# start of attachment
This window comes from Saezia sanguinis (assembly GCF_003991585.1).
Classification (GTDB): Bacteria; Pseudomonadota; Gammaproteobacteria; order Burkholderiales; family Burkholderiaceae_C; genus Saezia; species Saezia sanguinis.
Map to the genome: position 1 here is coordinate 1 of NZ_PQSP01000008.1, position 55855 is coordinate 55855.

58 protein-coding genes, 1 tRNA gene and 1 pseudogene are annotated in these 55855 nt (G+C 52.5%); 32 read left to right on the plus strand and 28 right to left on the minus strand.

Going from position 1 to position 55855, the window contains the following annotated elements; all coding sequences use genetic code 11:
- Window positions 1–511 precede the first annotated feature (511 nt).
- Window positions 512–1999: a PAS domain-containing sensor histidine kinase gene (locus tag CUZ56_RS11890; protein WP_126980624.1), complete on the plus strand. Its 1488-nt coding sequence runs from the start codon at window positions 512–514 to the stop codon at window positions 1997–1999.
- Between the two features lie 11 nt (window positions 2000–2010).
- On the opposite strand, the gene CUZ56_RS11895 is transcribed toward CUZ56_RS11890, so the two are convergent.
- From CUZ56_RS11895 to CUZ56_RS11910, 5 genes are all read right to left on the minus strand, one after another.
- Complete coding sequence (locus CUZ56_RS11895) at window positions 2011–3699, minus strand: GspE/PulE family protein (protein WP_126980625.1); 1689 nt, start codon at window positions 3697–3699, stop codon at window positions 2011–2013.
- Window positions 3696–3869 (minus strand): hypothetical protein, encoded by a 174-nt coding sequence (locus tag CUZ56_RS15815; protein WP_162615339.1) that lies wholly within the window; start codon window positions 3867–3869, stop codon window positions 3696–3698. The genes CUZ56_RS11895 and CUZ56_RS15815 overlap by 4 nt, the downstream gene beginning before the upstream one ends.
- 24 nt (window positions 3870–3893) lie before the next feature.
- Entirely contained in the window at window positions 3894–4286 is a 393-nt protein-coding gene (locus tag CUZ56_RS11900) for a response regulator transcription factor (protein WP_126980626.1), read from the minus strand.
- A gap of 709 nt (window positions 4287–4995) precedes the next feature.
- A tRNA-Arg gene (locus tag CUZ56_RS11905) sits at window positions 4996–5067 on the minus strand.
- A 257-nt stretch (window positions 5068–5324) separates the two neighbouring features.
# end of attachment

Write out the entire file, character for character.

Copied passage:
This window comes from Saezia sanguinis (assembly GCF_003991585.1).
Classification (GTDB): Bacteria; Pseudomonadota; Gammaproteobacteria; order Burkholderiales; family Burkholderiaceae_C; genus Saezia; species Saezia sanguinis.
Map to the genome: position 1 here is coordinate 1 of NZ_PQSP01000008.1, position 55855 is coordinate 55855.

58 protein-coding genes, 1 tRNA gene and 1 pseudogene are annotated in these 55855 nt (G+C 52.5%); 32 read left to right on the plus strand and 28 right to left on the minus strand.

Going from position 1 to position 55855, the window contains the following annotated elements; all coding sequences use genetic code 11:
- Window positions 1–511 precede the first annotated feature (511 nt).
- Window positions 512–1999: a PAS domain-containing sensor histidine kinase gene (locus tag CUZ56_RS11890; protein WP_126980624.1), complete on the plus strand. Its 1488-nt coding sequence runs from the start codon at window positions 512–514 to the stop codon at window positions 1997–1999.
- Between the two features lie 11 nt (window positions 2000–2010).
- On the opposite strand, the gene CUZ56_RS11895 is transcribed toward CUZ56_RS11890, so the two are convergent.
- From CUZ56_RS11895 to CUZ56_RS11910, 5 genes are all read right to left on the minus strand, one after another.
- Complete coding sequence (locus CUZ56_RS11895) at window positions 2011–3699, minus strand: GspE/PulE family protein (protein WP_126980625.1); 1689 nt, start codon at window positions 3697–3699, stop codon at window positions 2011–2013.
- Window positions 3696–3869 (minus strand): hypothetical protein, encoded by a 174-nt coding sequence (locus tag CUZ56_RS15815; protein WP_162615339.1) that lies wholly within the window; start codon window positions 3867–3869, stop codon window positions 3696–3698. The genes CUZ56_RS11895 and CUZ56_RS15815 overlap by 4 nt, the downstream gene beginning before the upstream one ends.
- 24 nt (window positions 3870–3893) lie before the next feature.
- Entirely contained in the window at window positions 3894–4286 is a 393-nt protein-coding gene (locus tag CUZ56_RS11900) for a response regulator transcription factor (protein WP_126980626.1), read from the minus strand.
- A gap of 709 nt (window positions 4287–4995) precedes the next feature.
- A tRNA-Arg gene (locus tag CUZ56_RS11905) sits at window positions 4996–5067 on the minus strand.
- A 257-nt stretch (window positions 5068–5324) separates the two neighbouring features.